We are often asked, “How do I measure to find my bracelet size?” Well, that is super easy. Get a tape measure. If you don’t have a tape measure use a piece of string, wool or anything you have on hand to wrap around your wrist as the picture shows. Be sure to measure where…
Emergency ID Australia has the MOST & the HIGHEST customer ratings on BOTH Google & Facebook out of ALL of our competitor’s WORLDWIDE! A HUGE thank YOU to all who leave reviews and recommendations – this greatly helps our Aussie business “stand out” when people are searching online against our international competitors. Every single one is…
A new patient information program designed to improve emergency care for people involved in car crashes or suffering serious illness at home has been released in Australia, following the success of similar programs in the United States which have been credited with saving thousands of lives.
What is an ID Spot
Emergency ID Spots are placed on a vehicle’s rear window or the front door of a house to alert police, paramedics and other first responders that a patient’s critical health information can be found inside, either in the glove box, on the sun visor or on the fridge.
With an award-winning business under her belt, Over60 sat down with mum-of-three and ex-Police officer, Nicole Graham, to talk about how suffering PTSD and mitral valve prolapse led her to start Emergency ID to help others like her.
You used to work in the Police force, why did you decide to leave?
“I joined the Police force in 1989 at the age of 20. I had a strong sense of social justice and enjoyed the mateship within the force. We literally put our lives in each other’s hands and faced the most harrowing experiences side by side.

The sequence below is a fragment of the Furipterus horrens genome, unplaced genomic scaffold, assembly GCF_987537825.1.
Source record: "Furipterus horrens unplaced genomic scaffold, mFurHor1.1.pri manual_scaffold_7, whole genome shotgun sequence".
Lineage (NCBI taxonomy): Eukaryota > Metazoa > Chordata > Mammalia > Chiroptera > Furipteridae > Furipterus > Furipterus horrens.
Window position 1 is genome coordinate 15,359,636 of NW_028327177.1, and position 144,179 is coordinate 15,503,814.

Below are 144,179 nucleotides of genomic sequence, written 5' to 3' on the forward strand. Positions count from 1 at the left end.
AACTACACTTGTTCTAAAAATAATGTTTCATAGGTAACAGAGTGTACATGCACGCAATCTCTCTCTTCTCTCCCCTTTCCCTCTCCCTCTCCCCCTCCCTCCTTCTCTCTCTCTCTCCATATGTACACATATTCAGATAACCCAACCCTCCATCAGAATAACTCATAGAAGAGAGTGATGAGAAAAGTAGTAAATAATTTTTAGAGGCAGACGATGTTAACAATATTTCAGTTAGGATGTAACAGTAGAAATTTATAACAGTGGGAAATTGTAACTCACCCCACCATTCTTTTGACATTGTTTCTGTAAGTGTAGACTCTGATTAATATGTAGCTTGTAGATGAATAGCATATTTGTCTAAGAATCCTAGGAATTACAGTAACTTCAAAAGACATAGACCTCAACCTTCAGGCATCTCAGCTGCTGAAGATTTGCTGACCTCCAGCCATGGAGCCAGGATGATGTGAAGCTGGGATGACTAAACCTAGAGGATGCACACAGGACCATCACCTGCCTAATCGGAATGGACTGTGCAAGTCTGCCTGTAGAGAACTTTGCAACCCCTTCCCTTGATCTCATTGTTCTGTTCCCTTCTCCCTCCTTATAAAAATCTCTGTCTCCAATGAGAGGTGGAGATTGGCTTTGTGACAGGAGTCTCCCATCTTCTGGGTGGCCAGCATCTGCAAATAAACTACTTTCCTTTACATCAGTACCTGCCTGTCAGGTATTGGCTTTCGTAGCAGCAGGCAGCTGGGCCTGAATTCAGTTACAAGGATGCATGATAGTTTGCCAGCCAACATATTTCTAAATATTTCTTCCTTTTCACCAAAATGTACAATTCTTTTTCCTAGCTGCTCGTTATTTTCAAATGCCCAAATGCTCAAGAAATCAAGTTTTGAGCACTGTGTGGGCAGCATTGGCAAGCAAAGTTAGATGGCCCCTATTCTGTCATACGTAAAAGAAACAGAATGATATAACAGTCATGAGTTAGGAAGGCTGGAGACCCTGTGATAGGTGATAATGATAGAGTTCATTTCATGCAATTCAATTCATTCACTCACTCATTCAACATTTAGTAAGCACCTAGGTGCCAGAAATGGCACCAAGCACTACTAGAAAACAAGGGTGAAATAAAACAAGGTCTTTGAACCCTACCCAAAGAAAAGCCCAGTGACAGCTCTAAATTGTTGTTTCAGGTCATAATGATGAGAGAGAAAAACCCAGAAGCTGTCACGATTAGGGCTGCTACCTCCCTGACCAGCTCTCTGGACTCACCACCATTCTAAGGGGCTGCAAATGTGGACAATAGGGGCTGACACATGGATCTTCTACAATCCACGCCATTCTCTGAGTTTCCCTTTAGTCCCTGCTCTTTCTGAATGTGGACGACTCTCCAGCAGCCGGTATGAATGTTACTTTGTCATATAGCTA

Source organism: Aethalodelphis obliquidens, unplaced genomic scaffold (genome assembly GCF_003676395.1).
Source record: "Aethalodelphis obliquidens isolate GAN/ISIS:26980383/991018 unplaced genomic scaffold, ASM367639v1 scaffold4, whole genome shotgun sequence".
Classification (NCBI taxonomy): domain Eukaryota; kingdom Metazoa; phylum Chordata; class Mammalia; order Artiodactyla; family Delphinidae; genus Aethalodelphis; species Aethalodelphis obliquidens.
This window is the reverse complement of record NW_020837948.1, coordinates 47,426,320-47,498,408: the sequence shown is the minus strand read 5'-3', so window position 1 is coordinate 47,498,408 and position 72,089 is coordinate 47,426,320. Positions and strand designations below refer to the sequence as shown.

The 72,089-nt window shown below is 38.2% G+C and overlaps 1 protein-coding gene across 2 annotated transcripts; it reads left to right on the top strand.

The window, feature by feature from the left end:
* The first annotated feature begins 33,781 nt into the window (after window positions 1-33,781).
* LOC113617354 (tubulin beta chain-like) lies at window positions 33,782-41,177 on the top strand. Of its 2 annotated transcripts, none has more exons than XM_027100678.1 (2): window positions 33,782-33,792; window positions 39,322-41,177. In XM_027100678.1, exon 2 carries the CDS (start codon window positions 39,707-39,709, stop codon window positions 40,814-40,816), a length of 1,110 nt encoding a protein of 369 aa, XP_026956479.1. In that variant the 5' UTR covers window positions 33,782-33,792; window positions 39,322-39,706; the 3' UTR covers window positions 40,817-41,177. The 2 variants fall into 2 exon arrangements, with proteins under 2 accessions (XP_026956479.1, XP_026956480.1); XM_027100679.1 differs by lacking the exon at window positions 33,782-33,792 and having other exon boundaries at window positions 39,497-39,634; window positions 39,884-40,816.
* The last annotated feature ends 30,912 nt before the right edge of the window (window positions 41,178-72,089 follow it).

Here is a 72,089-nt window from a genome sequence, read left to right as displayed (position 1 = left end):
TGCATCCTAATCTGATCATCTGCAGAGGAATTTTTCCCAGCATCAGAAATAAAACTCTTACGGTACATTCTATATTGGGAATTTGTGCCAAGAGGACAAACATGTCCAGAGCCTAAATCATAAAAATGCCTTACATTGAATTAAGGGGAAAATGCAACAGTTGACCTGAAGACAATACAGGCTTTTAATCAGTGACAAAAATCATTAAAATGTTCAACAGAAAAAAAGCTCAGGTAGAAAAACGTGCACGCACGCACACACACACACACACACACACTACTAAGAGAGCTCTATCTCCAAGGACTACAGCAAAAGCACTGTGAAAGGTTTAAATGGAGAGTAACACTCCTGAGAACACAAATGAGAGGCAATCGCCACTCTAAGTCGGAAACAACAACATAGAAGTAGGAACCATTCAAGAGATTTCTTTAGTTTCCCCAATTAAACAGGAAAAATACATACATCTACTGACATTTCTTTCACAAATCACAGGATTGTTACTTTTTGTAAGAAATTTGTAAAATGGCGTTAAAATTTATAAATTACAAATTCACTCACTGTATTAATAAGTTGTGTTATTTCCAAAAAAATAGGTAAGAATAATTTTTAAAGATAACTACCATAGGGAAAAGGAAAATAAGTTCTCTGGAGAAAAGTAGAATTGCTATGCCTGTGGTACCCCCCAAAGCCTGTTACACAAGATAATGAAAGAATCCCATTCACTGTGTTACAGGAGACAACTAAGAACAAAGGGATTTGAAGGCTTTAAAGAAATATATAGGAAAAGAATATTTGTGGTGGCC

AUSTRALIA’S “shocking” rates of mental illness have inspired a Campbell Town woman to share her own story of hope.
Nicole Graham’s mental health deteriorated after continued exposure to horrific incidents during her 13 years with an interstate police force.
Working in Sydney, moving to an isolated all-male country post then being re-stationed in the busy city also took its toll.
“It was anything from murder and suicide to domestic violence to car accidents to farm accidents,” Mrs Graham said.
“Child abuse and sexual abuse, that was a speciality of mine, and cot deaths too.”
Nicole Graham was a street cop for 13 years, working in both busy Sydney suburbs and isolated small country towns. She is a multi-award winning business woman and entrepreneur. She is on several boards and advisory groups with beyondblue, NSW Police Force, Heritage Highway Tourism and was the President of the Australian Companies Institute (AUSBUY).
Nicole moved with her family to Tasmania in late 2014 where they purchased a heritage sandstone Church, which is being renovated into a café, functions & wedding venue, due to open in October.
Nicole Graham was a cop who worked on child abuse and sexual assault cases. She was also the first female police officer in the small country town she was living in on the NSW-Victoria border.
Before this, she considered herself someone who could handle life’s ups and downs like a “normal” person.
“They were very much a part my growing up, but I handled them and was still a very well balanced and positive person with a strong resilience,” she explained to The Huffington Post Australia.
The Tasmanian Committee held the 2016 Construction Materials Industry Safety Seminar in conjunction with WorkSafe Tasmania October Safety Month. Health and mental health themes contributed to an engaging program introduced by the Minister for Resources and Building and Construction the Hon. Guy Barnett MP.
Two groups in Deloraine have banded together to show country Tasmanians its ok to talk about mental health.
Deloraine Kangaroos Football Club and Deloraine Rotary Club will host a beyondblue day on July 15 to raise awareness and improve the lives of people affected by anxiety and depression.
Beyondblue speaker Nicole Graham and Make.Runs.Maxi public speaker Rulla Kelly-Mansell will both speak at the event.
AS thousands of families hit the road during the peak holiday period, an Australian company has developed a simple yet effective way to provide Emergency Services personnel with critical patient information at the scene of serious accidents.
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Emergency ID Australia has released a range of vehicle stickers for child seats, glove-boxes and inside car doors designed to alert paramedics and police to potentially life-saving information about a vehicle’s occupants such as illnesses, medications, allergies and next of kin details.